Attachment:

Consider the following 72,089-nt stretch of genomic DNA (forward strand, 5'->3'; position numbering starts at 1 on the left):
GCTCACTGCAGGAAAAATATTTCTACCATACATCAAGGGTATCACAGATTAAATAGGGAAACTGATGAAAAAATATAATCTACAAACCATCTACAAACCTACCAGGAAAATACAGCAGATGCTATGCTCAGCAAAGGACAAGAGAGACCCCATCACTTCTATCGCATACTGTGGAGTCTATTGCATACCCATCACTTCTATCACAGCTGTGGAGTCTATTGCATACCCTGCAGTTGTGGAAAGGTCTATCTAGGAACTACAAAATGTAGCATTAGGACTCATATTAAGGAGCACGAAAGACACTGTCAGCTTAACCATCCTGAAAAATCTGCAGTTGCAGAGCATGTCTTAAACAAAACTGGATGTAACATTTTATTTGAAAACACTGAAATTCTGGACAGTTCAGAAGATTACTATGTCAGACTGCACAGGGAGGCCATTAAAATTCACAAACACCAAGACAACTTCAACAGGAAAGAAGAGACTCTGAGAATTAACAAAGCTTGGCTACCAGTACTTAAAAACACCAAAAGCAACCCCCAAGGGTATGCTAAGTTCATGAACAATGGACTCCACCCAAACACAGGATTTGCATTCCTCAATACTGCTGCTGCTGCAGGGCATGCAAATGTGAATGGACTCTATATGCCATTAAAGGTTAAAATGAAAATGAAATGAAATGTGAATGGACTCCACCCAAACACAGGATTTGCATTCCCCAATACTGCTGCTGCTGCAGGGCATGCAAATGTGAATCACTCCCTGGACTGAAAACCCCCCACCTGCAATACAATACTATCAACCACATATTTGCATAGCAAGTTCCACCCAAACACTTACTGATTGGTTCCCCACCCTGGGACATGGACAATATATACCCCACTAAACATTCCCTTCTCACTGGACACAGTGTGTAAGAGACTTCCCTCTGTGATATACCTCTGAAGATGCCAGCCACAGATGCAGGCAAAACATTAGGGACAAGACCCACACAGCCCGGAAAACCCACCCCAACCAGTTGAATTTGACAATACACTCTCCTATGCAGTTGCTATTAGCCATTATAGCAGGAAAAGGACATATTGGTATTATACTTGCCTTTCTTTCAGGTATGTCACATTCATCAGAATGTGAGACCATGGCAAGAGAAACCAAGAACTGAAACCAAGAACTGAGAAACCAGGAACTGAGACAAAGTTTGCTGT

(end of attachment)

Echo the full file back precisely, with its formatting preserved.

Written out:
Consider the following 72,089-nt stretch of genomic DNA (forward strand, 5'->3'; position numbering starts at 1 on the left):
GCTCACTGCAGGAAAAATATTTCTACCATACATCAAGGGTATCACAGATTAAATAGGGAAACTGATGAAAAAATATAATCTACAAACCATCTACAAACCTACCAGGAAAATACAGCAGATGCTATGCTCAGCAAAGGACAAGAGAGACCCCATCACTTCTATCGCATACTGTGGAGTCTATTGCATACCCATCACTTCTATCACAGCTGTGGAGTCTATTGCATACCCTGCAGTTGTGGAAAGGTCTATCTAGGAACTACAAAATGTAGCATTAGGACTCATATTAAGGAGCACGAAAGACACTGTCAGCTTAACCATCCTGAAAAATCTGCAGTTGCAGAGCATGTCTTAAACAAAACTGGATGTAACATTTTATTTGAAAACACTGAAATTCTGGACAGTTCAGAAGATTACTATGTCAGACTGCACAGGGAGGCCATTAAAATTCACAAACACCAAGACAACTTCAACAGGAAAGAAGAGACTCTGAGAATTAACAAAGCTTGGCTACCAGTACTTAAAAACACCAAAAGCAACCCCCAAGGGTATGCTAAGTTCATGAACAATGGACTCCACCCAAACACAGGATTTGCATTCCTCAATACTGCTGCTGCTGCAGGGCATGCAAATGTGAATGGACTCTATATGCCATTAAAGGTTAAAATGAAAATGAAATGAAATGTGAATGGACTCCACCCAAACACAGGATTTGCATTCCCCAATACTGCTGCTGCTGCAGGGCATGCAAATGTGAATCACTCCCTGGACTGAAAACCCCCCACCTGCAATACAATACTATCAACCACATATTTGCATAGCAAGTTCCACCCAAACACTTACTGATTGGTTCCCCACCCTGGGACATGGACAATATATACCCCACTAAACATTCCCTTCTCACTGGACACAGTGTGTAAGAGACTTCCCTCTGTGATATACCTCTGAAGATGCCAGCCACAGATGCAGGCAAAACATTAGGGACAAGACCCACACAGCCCGGAAAACCCACCCCAACCAGTTGAATTTGACAATACACTCTCCTATGCAGTTGCTATTAGCCATTATAGCAGGAAAAGGACATATTGGTATTATACTTGCCTTTCTTTCAGGTATGTCACATTCATCAGAATGTGAGACCATGGCAAGAGAAACCAAGAACTGAAACCAAGAACTGAGAAACCAGGAACTGAGACAAAGTTTGCTGT